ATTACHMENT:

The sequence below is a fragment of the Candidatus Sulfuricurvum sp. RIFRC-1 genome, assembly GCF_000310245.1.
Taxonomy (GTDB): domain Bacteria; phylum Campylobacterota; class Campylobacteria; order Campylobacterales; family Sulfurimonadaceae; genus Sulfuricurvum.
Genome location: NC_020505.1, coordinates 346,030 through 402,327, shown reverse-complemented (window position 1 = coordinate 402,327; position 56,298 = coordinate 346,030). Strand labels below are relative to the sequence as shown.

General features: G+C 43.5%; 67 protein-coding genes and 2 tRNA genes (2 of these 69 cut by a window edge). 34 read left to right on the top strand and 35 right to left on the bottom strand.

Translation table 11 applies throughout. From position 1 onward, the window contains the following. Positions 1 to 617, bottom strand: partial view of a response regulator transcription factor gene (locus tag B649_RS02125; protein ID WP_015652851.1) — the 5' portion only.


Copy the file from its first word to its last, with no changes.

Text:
The sequence below is a fragment of the Candidatus Sulfuricurvum sp. RIFRC-1 genome, assembly GCF_000310245.1.
Taxonomy (GTDB): domain Bacteria; phylum Campylobacterota; class Campylobacteria; order Campylobacterales; family Sulfurimonadaceae; genus Sulfuricurvum.
Genome location: NC_020505.1, coordinates 346,030 through 402,327, shown reverse-complemented (window position 1 = coordinate 402,327; position 56,298 = coordinate 346,030). Strand labels below are relative to the sequence as shown.

General features: G+C 43.5%; 67 protein-coding genes and 2 tRNA genes (2 of these 69 cut by a window edge). 34 read left to right on the top strand and 35 right to left on the bottom strand.

Translation table 11 applies throughout. From position 1 onward, the window contains the following. Positions 1 to 617, bottom strand: partial view of a response regulator transcription factor gene (locus tag B649_RS02125; protein ID WP_015652851.1) — the 5' portion only.